- I’m convinced that there aren’t clouds in Spain. Each day that I was there for two weeks, it was sunny and 90° without a cloud in the sky. Okay, maybe there were a few clouds but nevertheless, the weather was unwavering and maybe a tad hot for my likes but irrevocably beautiful. That’s why they all have pools. They also mentioned that they do not get snow (at least in Madrid and southern Spain), and there is no spring or fall; winter turns to summer one day and summer does the same. It reminded me a little of Colorado, and there sure are beautiful mountains in Spain.
- I watched some TV and movies with my host family while I was in Spain. Movies are even harder to understand than normal because most of the movies that they watch are American (in English) with simply horrendous Spanish voice-overs. I was stuck between trying to read lips and interpret the Spanish words and I was just left with a headache. On top of movies, they are obsessed with American music. I kept finding myself sitting in an authentic tapa bar and Twenty-One Pilots or Justin Bieber would come on, and I would just be sitting there thinking that something did not feel right about this authentic experience. I told my host family I saw Taylor Swift in concert and they were amazed. I also thoroughly enjoyed listening to them attempt to sing American songs. Let me just say that they had absolutely no idea the meaning of their words, and this was both mortifying and guiltily enjoyable. The songs are not censored.
- Besides loving American music and television, they just love English. This includes many t-shirts with English words and phrases that make zero sense at all. Or, you will see shirts that say incredibly random things like “BOY” or “OCEAN” because they just love wearing English words. It’s common to find misspellings. It’s embarrassingly difficult to find a shirt in Spain with Spanish words, in fact. Yet, it is way too easy to find a shirt with English curse words. I was mortified so many times when I would walk into a store and the F bomb would be screaming at me from a drawstring bag or a t-shirt. I don’t know if they play on naivety or what, but it was a problem.
- Spaniards love their soccer. I’m sorry–their fútbol. Games were always on and the rivalry between Real Madrid and FC Barcelona was very evident. I got to see the Real Madrid stadium, which was really cool. I tried to explain the Super Bowl to my host family, and they just could not understand how commercials could cost millions of dollars. Again, we favor a sport different than the rest of the world. Soccer jerseys in Spain cost 85 euros at the cheapest (about $100).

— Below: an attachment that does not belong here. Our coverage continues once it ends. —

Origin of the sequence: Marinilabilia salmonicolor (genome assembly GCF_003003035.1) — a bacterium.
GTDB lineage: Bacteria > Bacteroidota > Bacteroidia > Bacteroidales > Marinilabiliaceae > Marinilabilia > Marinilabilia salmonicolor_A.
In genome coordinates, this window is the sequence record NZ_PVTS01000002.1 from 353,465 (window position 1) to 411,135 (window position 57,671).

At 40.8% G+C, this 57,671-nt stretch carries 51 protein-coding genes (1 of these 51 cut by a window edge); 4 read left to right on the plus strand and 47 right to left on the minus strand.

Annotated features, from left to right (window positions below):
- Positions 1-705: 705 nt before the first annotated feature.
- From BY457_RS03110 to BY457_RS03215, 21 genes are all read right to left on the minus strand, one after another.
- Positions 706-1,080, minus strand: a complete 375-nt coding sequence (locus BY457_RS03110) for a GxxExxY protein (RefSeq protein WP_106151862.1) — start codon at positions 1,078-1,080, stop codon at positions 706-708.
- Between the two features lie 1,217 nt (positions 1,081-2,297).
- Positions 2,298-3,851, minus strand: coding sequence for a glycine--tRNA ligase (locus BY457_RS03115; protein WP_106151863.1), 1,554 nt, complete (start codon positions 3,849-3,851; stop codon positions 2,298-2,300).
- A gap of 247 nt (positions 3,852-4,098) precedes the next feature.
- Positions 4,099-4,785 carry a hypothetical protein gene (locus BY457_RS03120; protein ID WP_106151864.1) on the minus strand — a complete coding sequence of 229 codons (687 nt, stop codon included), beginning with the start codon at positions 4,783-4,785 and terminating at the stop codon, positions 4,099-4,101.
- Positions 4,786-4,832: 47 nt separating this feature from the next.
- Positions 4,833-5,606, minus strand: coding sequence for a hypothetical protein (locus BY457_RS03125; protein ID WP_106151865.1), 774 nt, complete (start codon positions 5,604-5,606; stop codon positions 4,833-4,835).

- The United States is such a young country. In Spain, I got to visit palaces and cathedrals and learn about the rich history that dated far back beyond our American history books. I also got to see the place of Christopher Columbus’s ashes; they are so proud of him. It’s just crazy to think that our country just celebrated its 240th birthday, and yet that is so young. I’m so blessed I got to soak up the rich history, traditions, and culture that Spain had to offer me. The trip was far too short to enjoy all of that history and I hope to go back someday and continue adventuring, and learning!
Hasta luego, hermoso país. ¡Gracias por todo!
I didn’t cry at graduation.
I didn’t cry because, while high school brought me to some of my best friends and fondest memories, it was hard.
It was hard waking up at 6 a.m. for someone who isn’t a morning person. It was hard participating in class for someone who is an introvert. It was hard failing tests for someone who has fragile self-confidence. It was hard going to seven classes in a row for someone who has trouble sitting still. It was hard having teachers that didn’t understand that I had a life outside of their class for someone who is very busy. It was hard showing up day after day for someone who didn’t get much sleep. It was hard.
High school isn’t made for everyone, and I cannot disagree more when I hear it is the best four years of my life. Not everyone thrives under a rigorously structured day, where seven or more hours are spent being told what to do. It’s not for everyone, and it wasn’t for me. High school was hard.
With that said, I could not have made it through high school without the people that I met and the organizations and sports that I got involved with. I think the most important thing in high school is that everyone has to find their safe place; they need to find a place that they can be where they don’t have to think about school for at least a short period of time–best case scenario, it is a place where they are pursuing a passion that they have outside of school. Otherwise, it is drilled into your head that you should be starting your homework and studying as soon as possible, as it is the most important thing in your life. It really isn’t.